Search results for 'Catherine Molyneux' (try it on Scholar)

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  1.  6
    Wenzel Geissler & Catherine Molyneux (eds.) (2011). Evidence, Ethos and Experiment: The Anthropology and History of Medical Research in Africa. Berghahn Books.
    "This is an extremely interesting and innovative collection with unusual empirical richness, with ethical and epistemological discussions cutting across ...
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  2.  1
    Paulina Tindana, Catherine S. Molyneux, Susan Bull & Michael Parker (2014). Ethical Issues in the Export, Storage and Reuse of Human Biological Samples in Biomedical Research: Perspectives of Key Stakeholders in Ghana and Kenya. BMC Medical Ethics 15 (1):76.
    For many decades, access to human biological samples, such as cells, tissues, organs, blood, and sub-cellular materials such as DNA, for use in biomedical research, has been central in understanding the nature and transmission of diseases across the globe. However, the limitations of current ethical and regulatory frameworks in sub-Saharan Africa to govern the collection, export, storage and reuse of these samples have resulted in inconsistencies in practice and a number of ethical concerns for sample donors, researchers and research ethics (...)
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  3. Maged El Setouhy, Tsiri Agbenyega, Francis Anto, Christine Alexandra Clerk, Kwadwo A. Koram, Michael English, Rashid Juma, Catherine Molyneux, Norbert Peshu & Newton Kumwenda (forthcoming). ""Moral Standards for Research in Developing Countries From" Reasonable Availability" to" Fair Benefits". Hastings Center Report.
     
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  4. Joshua Earlenbaugh & Bernard Molyneux (2009). Intuitions Are Inclinations to Believe. Philosophical Studies 145 (1):89 - 109.
    Advocates of the use of intuitions in philosophy argue that they are treated as evidence because they are evidential. Their opponents agree that they are treated as evidence, but argue that they should not be so used, since they are the wrong kinds of things. In contrast to both, we argue that, despite appearances, intuitions are not treated as evidence in philosophy whether or not they should be. Our positive account is that intuitions are a subclass of inclinations to believe. (...)
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  5. Bernard Molyneux (2009). Why Experience Told Me Nothing About Transparency. Noûs 43 (1):116-136.
    The transparency argument concludes that we're directly aware of external properties and not directly aware of the properties of experience. Focusing on the presentation used by Michael Tye (2002) I contend that the argument requires experience to have content that it cannot plausibly have. I attribute the failure to a faulty account of the transparency phenomenon and conclude by suggesting an alternative understanding that is independently plausible, is not an error-theory and yet renders the transparency of experience compatible with mental-paint (...)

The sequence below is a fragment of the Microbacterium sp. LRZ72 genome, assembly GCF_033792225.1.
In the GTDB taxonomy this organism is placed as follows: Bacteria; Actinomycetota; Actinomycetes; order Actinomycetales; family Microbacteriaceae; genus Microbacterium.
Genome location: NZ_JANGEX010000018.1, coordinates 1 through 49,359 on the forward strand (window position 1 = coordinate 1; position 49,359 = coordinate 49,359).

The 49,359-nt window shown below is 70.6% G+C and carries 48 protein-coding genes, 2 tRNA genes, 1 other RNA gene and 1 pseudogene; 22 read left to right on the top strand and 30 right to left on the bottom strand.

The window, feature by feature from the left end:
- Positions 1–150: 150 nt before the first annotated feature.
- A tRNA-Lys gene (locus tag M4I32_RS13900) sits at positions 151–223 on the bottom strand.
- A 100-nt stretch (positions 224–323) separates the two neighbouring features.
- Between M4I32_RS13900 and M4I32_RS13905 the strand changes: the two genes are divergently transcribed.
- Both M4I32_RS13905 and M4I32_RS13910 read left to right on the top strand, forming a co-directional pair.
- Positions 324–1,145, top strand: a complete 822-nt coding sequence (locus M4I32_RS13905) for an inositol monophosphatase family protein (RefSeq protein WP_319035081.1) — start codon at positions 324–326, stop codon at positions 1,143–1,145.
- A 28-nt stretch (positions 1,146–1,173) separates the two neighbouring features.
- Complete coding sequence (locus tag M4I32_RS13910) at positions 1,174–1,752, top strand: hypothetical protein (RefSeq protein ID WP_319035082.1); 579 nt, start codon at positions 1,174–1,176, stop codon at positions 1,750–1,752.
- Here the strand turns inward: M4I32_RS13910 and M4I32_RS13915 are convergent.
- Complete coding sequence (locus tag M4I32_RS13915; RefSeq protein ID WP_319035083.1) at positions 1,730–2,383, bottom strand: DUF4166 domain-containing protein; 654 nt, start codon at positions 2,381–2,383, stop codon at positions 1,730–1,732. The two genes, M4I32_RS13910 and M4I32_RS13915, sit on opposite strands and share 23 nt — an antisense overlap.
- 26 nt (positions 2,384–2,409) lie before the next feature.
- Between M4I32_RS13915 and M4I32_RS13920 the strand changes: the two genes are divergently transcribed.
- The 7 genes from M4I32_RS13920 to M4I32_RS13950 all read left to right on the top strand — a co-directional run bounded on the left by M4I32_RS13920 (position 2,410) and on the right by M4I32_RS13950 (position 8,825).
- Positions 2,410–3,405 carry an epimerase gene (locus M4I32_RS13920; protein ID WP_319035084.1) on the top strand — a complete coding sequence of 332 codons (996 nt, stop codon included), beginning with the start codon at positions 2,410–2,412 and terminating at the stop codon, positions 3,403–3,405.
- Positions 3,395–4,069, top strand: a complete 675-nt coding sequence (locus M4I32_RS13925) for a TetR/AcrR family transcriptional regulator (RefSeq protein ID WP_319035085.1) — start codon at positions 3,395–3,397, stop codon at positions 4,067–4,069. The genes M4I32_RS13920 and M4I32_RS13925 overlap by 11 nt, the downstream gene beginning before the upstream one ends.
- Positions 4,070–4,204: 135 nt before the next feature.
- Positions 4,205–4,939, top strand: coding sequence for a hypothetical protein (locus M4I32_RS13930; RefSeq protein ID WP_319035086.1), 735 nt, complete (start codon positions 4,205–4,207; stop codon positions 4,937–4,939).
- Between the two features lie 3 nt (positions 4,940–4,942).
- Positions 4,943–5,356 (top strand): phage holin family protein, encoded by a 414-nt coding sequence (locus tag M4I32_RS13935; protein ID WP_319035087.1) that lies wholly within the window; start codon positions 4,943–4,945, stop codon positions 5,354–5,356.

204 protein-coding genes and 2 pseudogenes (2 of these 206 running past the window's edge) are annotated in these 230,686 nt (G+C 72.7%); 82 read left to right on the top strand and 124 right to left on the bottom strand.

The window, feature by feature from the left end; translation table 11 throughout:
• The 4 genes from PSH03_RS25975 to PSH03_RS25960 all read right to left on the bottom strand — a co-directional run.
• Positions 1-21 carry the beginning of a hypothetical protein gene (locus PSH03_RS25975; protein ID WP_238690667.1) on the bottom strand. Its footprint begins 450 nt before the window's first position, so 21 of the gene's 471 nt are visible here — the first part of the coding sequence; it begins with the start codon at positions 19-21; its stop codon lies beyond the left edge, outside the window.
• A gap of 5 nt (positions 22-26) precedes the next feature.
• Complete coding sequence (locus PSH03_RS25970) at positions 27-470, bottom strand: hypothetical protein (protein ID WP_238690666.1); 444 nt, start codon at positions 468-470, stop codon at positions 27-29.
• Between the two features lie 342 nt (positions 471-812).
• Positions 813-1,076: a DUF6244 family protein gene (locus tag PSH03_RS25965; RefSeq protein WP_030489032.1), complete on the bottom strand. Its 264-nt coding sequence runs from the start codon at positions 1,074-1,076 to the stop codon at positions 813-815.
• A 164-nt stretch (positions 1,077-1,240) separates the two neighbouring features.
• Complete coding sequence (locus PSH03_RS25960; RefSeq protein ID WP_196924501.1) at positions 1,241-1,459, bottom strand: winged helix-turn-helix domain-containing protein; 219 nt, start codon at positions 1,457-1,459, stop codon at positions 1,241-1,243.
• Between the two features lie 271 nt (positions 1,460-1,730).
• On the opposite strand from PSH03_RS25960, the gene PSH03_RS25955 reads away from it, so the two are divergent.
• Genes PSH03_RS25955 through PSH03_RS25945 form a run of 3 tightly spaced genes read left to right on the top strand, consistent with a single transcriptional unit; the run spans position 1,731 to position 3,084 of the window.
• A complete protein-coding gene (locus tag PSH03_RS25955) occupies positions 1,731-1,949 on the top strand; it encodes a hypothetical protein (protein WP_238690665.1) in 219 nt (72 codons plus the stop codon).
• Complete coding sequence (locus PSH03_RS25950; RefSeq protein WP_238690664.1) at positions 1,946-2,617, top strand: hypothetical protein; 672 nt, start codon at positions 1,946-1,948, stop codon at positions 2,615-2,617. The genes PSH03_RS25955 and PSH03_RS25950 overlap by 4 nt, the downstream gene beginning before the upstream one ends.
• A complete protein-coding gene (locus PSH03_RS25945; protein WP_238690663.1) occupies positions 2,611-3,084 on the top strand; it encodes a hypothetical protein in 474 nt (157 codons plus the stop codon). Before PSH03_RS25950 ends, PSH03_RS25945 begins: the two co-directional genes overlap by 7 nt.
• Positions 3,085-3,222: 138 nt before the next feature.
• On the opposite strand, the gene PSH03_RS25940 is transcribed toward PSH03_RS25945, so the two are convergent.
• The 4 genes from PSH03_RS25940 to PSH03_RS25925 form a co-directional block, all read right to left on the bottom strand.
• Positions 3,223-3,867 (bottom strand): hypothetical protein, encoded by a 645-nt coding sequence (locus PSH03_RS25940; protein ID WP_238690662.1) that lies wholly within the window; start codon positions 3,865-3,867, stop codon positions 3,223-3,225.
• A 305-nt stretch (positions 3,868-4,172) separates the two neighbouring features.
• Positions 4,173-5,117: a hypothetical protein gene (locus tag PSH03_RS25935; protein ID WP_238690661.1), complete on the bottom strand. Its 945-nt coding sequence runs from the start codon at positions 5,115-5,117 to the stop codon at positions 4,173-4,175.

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  6. Bernard Molyneux (2010). Why the Neural Correlates of Consciousness Cannot Be Found. Journal of Consciousness Studies 17 (9-10):168-188.
    From the assumption that the presence of consciousness is detectable, in the first instance, only from behavioral indicators, I offer a proof to the effect that, with respect to any theory T that states that some particular state or process is the neural correlate of consciousness, there are always rival neural correlates that, from T’s perspective, can never be empirically ruled out. That's because, with respect to these states, the means of detecting consciousness is disrupted along with the empirical test. (...)
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  7. Bernard Molyneux (2011). On The Infinitely Hard Problem Of Consciousness. Australasian Journal of Philosophy 89 (2):211 - 228.
    I show that the recursive structure of Leibniz's Law requires agents to perform infinitely many operations to psychologically identify the referents of phenomenal and physical concepts, even though the referents of ordinary concepts (e.g. Hesperus and Phosphorus) can be identified in a finite number of steps. The resulting problem resembles the hard problem of consciousness in the fact that it appears (and indeed is) unsolvable by anyone for whom it arises, and in the fact that it invites dualist and eliminativist (...)
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  8. Joshua Earlenbaugh & Bernard Molyneux (2009). If Intuitions Must Be Evidential Then Philosophy is in Big Trouble. Studia Philosophica Estonica 2 (2):35-53.
    Many philosophers claim that intuitions are evidential. Yet it is hard to see how introspecting one's mental states could provide evidence for such synthetic truths as those concerning, for example, the abstract and the counterfactual. Such considerations have sometimes been taken to lead to mentalism---the view that philosophy must concern itself only with matters of concept application or other mind-dependent topics suited to a contemplative approach---but this provides us with a poor account of what it is that philosophers take themselves (...)
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  9.  11
    Vicki M. Marsh, Dorcas M. Kamuya, Albert M. Mlamba, Thomas N. Williams & Sassy S. Molyneux (2012). Benefits and Payments for Research Participants: Experiences and Views From a Research Centre on the Kenyan Coast. BMC Medical Ethics (1):13-.